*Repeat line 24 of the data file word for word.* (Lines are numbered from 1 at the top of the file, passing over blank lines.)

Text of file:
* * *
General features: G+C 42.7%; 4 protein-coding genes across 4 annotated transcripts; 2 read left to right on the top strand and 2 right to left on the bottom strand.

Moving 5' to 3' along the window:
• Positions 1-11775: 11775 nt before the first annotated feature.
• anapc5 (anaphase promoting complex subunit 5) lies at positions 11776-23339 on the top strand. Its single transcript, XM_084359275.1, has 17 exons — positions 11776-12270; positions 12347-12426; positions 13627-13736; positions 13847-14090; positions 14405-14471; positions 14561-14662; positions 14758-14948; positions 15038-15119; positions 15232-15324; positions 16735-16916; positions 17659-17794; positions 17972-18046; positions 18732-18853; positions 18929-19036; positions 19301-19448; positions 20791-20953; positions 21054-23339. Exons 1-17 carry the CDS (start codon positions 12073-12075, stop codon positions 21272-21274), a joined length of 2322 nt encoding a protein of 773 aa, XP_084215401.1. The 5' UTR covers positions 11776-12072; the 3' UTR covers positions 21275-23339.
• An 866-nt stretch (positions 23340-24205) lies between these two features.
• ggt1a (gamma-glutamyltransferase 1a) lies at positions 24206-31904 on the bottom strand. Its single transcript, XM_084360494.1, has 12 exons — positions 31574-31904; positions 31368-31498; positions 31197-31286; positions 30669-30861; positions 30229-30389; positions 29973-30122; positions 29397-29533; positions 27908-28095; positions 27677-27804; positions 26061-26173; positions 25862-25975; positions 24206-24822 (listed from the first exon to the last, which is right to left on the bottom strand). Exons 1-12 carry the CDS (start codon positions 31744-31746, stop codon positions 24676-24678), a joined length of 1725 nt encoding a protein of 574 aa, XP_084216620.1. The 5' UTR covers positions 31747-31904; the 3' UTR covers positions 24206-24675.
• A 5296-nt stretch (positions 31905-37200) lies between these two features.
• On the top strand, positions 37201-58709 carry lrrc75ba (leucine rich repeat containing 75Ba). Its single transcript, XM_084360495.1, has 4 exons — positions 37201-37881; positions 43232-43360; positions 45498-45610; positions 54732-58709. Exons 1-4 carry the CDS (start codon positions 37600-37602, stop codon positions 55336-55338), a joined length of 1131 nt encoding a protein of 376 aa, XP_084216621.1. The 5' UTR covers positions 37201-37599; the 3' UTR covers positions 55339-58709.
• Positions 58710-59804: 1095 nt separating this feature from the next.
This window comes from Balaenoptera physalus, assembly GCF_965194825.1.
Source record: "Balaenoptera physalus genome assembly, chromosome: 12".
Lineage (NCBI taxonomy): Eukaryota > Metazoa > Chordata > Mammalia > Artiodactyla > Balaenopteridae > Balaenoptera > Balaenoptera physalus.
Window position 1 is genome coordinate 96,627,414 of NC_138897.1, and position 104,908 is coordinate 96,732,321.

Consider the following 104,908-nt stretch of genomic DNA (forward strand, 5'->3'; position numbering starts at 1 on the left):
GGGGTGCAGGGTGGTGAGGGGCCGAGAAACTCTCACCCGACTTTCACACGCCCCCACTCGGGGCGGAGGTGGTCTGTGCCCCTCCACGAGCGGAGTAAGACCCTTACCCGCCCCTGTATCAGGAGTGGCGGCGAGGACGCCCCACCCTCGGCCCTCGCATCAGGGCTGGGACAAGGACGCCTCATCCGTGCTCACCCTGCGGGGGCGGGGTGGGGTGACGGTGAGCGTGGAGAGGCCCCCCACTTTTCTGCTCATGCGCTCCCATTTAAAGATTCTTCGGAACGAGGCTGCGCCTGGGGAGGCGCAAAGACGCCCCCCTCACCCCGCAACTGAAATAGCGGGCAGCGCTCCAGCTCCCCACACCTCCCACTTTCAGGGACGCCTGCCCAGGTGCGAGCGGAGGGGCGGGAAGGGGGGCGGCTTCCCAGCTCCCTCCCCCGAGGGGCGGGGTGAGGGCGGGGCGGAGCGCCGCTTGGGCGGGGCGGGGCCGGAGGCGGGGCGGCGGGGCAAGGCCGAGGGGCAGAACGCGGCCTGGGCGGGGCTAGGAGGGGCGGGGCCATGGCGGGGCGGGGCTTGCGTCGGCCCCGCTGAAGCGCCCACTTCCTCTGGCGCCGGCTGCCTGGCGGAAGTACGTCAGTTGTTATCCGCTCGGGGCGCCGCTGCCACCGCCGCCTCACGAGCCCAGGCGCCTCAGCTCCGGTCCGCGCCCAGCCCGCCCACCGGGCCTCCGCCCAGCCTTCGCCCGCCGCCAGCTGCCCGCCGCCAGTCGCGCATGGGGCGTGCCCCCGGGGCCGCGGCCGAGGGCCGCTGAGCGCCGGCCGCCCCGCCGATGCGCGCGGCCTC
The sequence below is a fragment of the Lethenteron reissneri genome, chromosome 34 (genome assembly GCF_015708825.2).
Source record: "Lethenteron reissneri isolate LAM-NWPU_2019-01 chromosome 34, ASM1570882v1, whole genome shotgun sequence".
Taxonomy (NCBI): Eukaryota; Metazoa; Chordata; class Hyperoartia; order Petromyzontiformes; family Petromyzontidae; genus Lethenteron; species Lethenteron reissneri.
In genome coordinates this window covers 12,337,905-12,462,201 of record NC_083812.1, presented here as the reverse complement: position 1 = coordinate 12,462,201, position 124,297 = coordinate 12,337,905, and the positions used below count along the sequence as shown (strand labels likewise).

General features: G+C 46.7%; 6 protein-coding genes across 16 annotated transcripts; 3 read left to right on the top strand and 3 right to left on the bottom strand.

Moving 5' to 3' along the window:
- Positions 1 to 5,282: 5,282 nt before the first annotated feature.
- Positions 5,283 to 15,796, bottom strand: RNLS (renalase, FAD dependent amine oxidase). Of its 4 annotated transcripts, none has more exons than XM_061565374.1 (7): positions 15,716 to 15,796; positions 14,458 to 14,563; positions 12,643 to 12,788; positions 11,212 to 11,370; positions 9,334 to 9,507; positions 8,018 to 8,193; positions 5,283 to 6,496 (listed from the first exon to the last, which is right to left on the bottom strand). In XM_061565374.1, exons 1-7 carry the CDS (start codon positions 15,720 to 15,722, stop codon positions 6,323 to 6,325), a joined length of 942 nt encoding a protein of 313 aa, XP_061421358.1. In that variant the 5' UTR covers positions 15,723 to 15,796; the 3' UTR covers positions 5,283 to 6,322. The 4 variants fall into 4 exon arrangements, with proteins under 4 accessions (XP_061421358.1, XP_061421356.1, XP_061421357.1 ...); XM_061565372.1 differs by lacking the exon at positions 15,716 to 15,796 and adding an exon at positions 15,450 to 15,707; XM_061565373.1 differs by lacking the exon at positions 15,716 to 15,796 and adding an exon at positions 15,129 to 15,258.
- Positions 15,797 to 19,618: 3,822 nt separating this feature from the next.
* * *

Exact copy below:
- Positions 15,797 to 19,618: 3,822 nt separating this feature from the next.